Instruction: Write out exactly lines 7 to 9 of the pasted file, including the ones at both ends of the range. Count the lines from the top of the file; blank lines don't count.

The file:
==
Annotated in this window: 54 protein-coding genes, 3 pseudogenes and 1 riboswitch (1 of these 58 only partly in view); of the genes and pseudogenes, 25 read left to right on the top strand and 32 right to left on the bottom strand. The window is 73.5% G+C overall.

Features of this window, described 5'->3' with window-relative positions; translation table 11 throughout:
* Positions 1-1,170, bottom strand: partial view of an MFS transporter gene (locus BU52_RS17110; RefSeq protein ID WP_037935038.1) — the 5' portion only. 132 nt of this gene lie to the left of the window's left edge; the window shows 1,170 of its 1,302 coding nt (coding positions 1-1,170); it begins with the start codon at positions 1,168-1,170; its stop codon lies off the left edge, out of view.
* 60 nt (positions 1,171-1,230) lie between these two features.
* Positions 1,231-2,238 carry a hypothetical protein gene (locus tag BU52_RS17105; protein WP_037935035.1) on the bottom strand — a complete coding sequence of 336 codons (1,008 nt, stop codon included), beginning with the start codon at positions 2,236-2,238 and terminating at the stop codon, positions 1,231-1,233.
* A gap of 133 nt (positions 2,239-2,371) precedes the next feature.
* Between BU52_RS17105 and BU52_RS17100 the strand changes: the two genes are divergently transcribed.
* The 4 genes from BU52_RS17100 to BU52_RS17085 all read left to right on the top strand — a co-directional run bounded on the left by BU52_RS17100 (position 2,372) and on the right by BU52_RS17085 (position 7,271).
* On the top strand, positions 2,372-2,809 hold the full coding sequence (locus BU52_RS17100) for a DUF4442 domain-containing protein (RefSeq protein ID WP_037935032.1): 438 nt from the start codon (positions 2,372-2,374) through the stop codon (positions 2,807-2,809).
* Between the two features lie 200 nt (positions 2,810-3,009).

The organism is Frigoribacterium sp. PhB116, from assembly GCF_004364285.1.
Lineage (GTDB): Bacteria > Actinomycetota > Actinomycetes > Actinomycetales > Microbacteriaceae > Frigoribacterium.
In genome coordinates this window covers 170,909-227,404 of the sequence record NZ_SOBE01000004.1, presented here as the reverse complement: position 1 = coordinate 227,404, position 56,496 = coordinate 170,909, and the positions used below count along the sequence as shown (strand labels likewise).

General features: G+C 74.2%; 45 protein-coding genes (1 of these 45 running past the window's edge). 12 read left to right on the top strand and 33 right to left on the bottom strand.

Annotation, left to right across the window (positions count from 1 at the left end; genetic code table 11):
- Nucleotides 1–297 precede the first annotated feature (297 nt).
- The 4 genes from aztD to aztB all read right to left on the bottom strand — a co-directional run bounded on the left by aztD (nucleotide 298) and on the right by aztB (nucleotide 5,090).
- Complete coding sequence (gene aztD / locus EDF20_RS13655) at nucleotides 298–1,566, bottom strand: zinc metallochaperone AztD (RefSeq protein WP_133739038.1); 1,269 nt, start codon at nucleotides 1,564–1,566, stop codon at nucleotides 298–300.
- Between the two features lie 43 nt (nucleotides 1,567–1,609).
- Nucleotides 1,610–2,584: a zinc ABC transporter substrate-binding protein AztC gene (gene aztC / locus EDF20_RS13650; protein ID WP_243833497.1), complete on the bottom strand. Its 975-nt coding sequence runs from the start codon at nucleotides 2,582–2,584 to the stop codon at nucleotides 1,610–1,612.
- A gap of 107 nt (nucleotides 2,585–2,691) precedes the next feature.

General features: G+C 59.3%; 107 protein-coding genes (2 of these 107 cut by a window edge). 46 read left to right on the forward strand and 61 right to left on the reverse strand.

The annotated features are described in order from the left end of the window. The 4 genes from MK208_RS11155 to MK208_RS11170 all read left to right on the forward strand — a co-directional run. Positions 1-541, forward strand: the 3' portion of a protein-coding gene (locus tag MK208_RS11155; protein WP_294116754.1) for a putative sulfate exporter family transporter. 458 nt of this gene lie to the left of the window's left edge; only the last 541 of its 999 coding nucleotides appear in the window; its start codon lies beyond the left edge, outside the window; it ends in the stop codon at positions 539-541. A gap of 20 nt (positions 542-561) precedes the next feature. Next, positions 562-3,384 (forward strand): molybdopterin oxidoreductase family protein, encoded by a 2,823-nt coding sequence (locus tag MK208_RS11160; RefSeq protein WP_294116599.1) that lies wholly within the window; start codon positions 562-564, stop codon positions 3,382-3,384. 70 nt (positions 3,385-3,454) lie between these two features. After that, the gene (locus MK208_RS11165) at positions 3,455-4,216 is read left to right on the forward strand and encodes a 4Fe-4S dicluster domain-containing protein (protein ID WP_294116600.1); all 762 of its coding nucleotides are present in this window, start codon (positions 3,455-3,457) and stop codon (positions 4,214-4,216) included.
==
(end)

* Between BU52_RS17105 and BU52_RS17100 the strand changes: the two genes are divergently transcribed.
* The 4 genes from BU52_RS17100 to BU52_RS17085 all read left to right on the top strand — a co-directional run bounded on the left by BU52_RS17100 (position 2,372) and on the right by BU52_RS17085 (position 7,271).
* On the top strand, positions 2,372-2,809 hold the full coding sequence (locus BU52_RS17100) for a DUF4442 domain-containing protein (RefSeq protein ID WP_037935032.1): 438 nt from the start codon (positions 2,372-2,374) through the stop codon (positions 2,807-2,809).